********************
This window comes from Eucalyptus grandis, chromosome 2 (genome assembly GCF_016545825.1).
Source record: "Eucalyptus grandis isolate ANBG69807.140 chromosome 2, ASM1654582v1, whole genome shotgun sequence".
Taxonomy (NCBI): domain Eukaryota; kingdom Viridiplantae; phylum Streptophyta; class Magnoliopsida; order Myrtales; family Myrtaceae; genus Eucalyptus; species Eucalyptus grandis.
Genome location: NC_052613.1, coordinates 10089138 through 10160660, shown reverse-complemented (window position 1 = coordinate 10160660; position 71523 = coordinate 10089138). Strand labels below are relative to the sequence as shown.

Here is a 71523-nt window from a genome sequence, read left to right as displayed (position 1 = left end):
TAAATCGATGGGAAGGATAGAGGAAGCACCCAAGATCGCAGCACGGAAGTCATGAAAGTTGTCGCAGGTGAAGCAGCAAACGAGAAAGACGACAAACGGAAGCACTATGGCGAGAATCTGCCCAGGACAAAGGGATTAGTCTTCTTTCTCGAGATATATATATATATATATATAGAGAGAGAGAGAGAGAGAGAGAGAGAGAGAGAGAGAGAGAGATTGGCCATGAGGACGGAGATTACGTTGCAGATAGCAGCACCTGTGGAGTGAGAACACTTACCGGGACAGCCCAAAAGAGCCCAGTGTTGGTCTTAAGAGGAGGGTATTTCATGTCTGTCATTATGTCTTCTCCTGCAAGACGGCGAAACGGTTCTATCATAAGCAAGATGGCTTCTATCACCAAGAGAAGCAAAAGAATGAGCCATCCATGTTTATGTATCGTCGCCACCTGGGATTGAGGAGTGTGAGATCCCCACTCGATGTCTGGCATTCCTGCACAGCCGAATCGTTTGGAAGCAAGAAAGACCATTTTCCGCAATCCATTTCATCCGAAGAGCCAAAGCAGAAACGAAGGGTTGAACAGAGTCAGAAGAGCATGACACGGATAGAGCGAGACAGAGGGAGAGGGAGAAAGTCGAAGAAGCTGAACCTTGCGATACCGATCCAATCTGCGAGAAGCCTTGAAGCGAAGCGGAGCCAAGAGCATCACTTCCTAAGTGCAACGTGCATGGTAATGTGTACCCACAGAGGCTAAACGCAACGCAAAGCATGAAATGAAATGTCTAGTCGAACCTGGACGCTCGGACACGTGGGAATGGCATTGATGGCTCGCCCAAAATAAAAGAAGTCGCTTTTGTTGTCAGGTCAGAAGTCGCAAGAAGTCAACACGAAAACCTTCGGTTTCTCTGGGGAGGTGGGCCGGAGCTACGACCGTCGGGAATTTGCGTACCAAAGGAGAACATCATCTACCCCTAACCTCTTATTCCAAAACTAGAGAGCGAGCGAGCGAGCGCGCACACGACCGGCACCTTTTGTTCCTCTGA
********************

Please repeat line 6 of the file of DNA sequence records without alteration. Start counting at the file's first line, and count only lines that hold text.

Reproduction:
TAAATCGATGGGAAGGATAGAGGAAGCACCCAAGATCGCAGCACGGAAGTCATGAAAGTTGTCGCAGGTGAAGCAGCAAACGAGAAAGACGACAAACGGAAGCACTATGGCGAGAATCTGCCCAGGACAAAGGGATTAGTCTTCTTTCTCGAGATATATATATATATATATATAGAGAGAGAGAGAGAGAGAGAGAGAGAGAGAGAGAGAGAGAGATTGGCCATGAGGACGGAGATTACGTTGCAGATAGCAGCACCTGTGGAGTGAGAACACTTACCGGGACAGCCCAAAAGAGCCCAGTGTTGGTCTTAAGAGGAGGGTATTTCATGTCTGTCATTATGTCTTCTCCTGCAAGACGGCGAAACGGTTCTATCATAAGCAAGATGGCTTCTATCACCAAGAGAAGCAAAAGAATGAGCCATCCATGTTTATGTATCGTCGCCACCTGGGATTGAGGAGTGTGAGATCCCCACTCGATGTCTGGCATTCCTGCACAGCCGAATCGTTTGGAAGCAAGAAAGACCATTTTCCGCAATCCATTTCATCCGAAGAGCCAAAGCAGAAACGAAGGGTTGAACAGAGTCAGAAGAGCATGACACGGATAGAGCGAGACAGAGGGAGAGGGAGAAAGTCGAAGAAGCTGAACCTTGCGATACCGATCCAATCTGCGAGAAGCCTTGAAGCGAAGCGGAGCCAAGAGCATCACTTCCTAAGTGCAACGTGCATGGTAATGTGTACCCACAGAGGCTAAACGCAACGCAAAGCATGAAATGAAATGTCTAGTCGAACCTGGACGCTCGGACACGTGGGAATGGCATTGATGGCTCGCCCAAAATAAAAGAAGTCGCTTTTGTTGTCAGGTCAGAAGTCGCAAGAAGTCAACACGAAAACCTTCGGTTTCTCTGGGGAGGTGGGCCGGAGCTACGACCGTCGGGAATTTGCGTACCAAAGGAGAACATCATCTACCCCTAACCTCTTATTCCAAAACTAGAGAGCGAGCGAGCGAGCGCGCACACGACCGGCACCTTTTGTTCCTCTGA